>> of your protocol without such a description.
>>
>> Thanks,
>> Adam
>>
>>
>> On Thu, Nov 5, 2009 at 12:05 PM, Tyler Close <tyler.close@gmail.com> wrote:
>>> Hi Adam,
>>>
>>> Responses inline below...
>>>
>>> On Thu, Nov 5, 2009 at 8:56 AM, Adam Barth <w3c@adambarth.com> wrote:
>>>> Hi Tyler,
>>>>
>>>> I've been trying to understand the GuestXHR protocol you propose for
>>>> replacing CORS:
>>>>
>>>> http://sites.google.com/site/guestxhr/maciej-challenge
>>>>
>>>> I don't understand the message in step 5.  It seems like it might have
>>>> a CSRF vulnerability.  More specifically, what does the server do when
>>>> it receives a GET request for https://B/got?A=secret123?
>>>
>>> Think of the resource at /got as like an Inbox for accepting an "add
>>> event" permission from anyone. The meta-variable "A" in the query
>>> string, along with the secret, is the URL to send events to. So a
>>> concrete request might look like:
>>>
>>> GET /got?site=https%3%2F%2Fcalendar.example.com&s=secret123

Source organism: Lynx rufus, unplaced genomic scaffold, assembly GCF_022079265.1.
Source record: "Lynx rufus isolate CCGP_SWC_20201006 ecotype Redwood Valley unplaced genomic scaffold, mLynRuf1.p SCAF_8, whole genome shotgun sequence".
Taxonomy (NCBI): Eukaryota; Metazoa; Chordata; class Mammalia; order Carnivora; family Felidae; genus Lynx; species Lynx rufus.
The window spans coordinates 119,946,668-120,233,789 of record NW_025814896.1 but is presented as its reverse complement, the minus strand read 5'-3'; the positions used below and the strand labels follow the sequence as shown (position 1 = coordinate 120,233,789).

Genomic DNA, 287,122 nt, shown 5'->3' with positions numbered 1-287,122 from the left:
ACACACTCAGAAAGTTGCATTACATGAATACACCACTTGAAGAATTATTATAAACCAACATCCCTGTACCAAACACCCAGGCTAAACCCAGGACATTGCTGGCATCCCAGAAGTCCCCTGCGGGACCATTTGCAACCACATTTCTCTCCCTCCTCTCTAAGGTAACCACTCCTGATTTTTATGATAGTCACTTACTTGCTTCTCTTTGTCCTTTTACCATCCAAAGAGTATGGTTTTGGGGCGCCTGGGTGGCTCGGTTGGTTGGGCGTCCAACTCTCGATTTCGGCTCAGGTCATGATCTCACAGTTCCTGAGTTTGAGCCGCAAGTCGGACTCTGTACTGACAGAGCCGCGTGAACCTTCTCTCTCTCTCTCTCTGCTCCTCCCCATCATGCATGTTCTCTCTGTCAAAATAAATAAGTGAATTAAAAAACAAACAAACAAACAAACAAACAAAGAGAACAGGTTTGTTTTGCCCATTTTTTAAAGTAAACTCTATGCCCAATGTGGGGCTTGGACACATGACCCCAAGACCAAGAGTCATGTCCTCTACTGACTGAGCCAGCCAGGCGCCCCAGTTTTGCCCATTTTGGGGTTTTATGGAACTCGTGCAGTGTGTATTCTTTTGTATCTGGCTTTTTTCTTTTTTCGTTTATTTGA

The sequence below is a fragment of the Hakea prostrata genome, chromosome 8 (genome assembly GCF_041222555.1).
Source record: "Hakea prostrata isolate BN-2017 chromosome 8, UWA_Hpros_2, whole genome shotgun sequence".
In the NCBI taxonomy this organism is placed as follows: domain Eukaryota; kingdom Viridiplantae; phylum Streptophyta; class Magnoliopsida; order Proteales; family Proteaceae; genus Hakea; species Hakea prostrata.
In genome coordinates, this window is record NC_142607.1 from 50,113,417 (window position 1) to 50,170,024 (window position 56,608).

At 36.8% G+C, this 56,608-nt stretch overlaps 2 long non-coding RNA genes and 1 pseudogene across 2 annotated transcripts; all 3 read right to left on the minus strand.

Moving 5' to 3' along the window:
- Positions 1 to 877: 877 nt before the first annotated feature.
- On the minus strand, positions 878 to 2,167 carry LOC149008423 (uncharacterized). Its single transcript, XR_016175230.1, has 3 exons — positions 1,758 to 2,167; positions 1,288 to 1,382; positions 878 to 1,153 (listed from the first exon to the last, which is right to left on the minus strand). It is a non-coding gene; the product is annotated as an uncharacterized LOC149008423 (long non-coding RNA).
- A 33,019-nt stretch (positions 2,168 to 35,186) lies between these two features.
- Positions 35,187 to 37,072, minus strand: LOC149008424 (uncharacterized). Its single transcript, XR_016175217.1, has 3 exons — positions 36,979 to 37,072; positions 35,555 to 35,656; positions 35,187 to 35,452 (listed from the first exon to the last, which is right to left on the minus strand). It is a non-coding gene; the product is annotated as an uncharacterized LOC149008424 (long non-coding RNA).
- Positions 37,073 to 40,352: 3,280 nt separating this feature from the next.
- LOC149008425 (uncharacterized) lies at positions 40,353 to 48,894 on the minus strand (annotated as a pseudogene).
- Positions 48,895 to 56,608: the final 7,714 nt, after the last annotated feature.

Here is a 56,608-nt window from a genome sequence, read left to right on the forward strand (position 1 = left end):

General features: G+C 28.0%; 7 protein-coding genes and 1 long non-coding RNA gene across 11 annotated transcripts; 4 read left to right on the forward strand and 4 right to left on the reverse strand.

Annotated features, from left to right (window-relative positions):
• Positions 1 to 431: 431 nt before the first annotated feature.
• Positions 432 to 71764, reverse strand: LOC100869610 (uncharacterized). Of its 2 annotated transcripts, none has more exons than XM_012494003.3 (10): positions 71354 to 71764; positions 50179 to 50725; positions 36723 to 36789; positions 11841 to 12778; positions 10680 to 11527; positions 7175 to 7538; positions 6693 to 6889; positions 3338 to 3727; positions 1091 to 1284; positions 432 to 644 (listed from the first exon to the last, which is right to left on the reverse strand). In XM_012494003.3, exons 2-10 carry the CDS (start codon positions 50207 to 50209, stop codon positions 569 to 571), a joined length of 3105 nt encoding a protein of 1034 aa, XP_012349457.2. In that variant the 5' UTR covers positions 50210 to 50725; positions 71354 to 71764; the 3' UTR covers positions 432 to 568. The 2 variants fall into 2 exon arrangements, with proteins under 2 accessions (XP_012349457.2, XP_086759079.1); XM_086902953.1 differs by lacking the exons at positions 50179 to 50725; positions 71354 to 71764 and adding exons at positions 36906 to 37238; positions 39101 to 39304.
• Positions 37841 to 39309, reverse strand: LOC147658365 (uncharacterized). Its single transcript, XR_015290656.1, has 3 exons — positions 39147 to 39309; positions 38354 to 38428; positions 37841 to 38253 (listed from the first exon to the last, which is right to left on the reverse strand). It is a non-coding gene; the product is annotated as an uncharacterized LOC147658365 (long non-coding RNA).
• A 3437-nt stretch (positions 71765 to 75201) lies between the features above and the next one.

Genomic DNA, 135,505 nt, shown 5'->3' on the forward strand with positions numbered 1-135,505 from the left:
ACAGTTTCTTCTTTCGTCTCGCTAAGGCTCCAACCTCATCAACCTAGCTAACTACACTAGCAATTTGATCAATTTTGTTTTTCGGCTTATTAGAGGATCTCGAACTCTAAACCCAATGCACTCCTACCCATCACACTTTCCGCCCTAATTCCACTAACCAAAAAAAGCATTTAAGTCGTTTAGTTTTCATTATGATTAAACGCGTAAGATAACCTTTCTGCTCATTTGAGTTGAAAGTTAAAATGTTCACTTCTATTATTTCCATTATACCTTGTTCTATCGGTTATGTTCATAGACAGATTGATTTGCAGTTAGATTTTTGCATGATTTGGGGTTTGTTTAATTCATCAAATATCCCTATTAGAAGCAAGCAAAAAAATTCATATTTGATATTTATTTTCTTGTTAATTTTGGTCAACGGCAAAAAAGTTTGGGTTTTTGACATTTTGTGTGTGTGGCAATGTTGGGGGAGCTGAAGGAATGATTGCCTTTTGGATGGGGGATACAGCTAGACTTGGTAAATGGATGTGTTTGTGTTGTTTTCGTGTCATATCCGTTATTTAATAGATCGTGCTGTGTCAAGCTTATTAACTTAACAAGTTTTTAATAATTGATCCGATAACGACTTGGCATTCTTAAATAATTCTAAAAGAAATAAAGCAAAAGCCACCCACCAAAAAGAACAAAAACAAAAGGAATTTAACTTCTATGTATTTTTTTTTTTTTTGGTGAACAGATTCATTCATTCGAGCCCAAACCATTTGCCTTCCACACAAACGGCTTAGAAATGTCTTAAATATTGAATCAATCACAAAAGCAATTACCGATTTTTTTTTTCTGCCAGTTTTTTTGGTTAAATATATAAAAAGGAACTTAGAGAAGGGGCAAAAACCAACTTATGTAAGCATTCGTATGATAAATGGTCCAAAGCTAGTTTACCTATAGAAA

>>> Host: upcoming.example.net
>>>
>>> When upcoming.example.net receives this request, it might:
>>>
>>> 1) If no association for the site exists, add it
>>> 2) If an existing association for the site exists respond with a page
>>> notifying the user of the collision and asking if it should overwrite
>>> or ignore.
>>>
>>> Notice that step 6 is a response from Site B back to the user's browser.
>>>
>>> Alternatively, the response in step 6 could always be a confirmation
>>> page asking the user to confirm any state change that is about to be
>>> made. So, the page from the upcoming event site might say:
>>>
>>> "I just received a request to add a calendar to your profile. Did you
>>> initiate this request? <yes> <no>"
>>>
>>> Note that such a page would also be a good place to ask the user for a
>>> petname for the new capability, if you're into such things, but I
>>> digress...
>>>
>>>> The slides say "Associate user,A with secret123."  That sounds like
>>>> server B changes state to associate secret123 with the the pair (user,
>>>> A).  What stops an attacker from forging a cross-site request of the
>>>> form https://B/got?A=evil123?
>>>
>>> In the design as presented, nothing prevents this. I considered the
>>> mitigation presented above sufficient for Maciej's challenge. If
>>> desired, we could tighten things up, without resorting to an Origin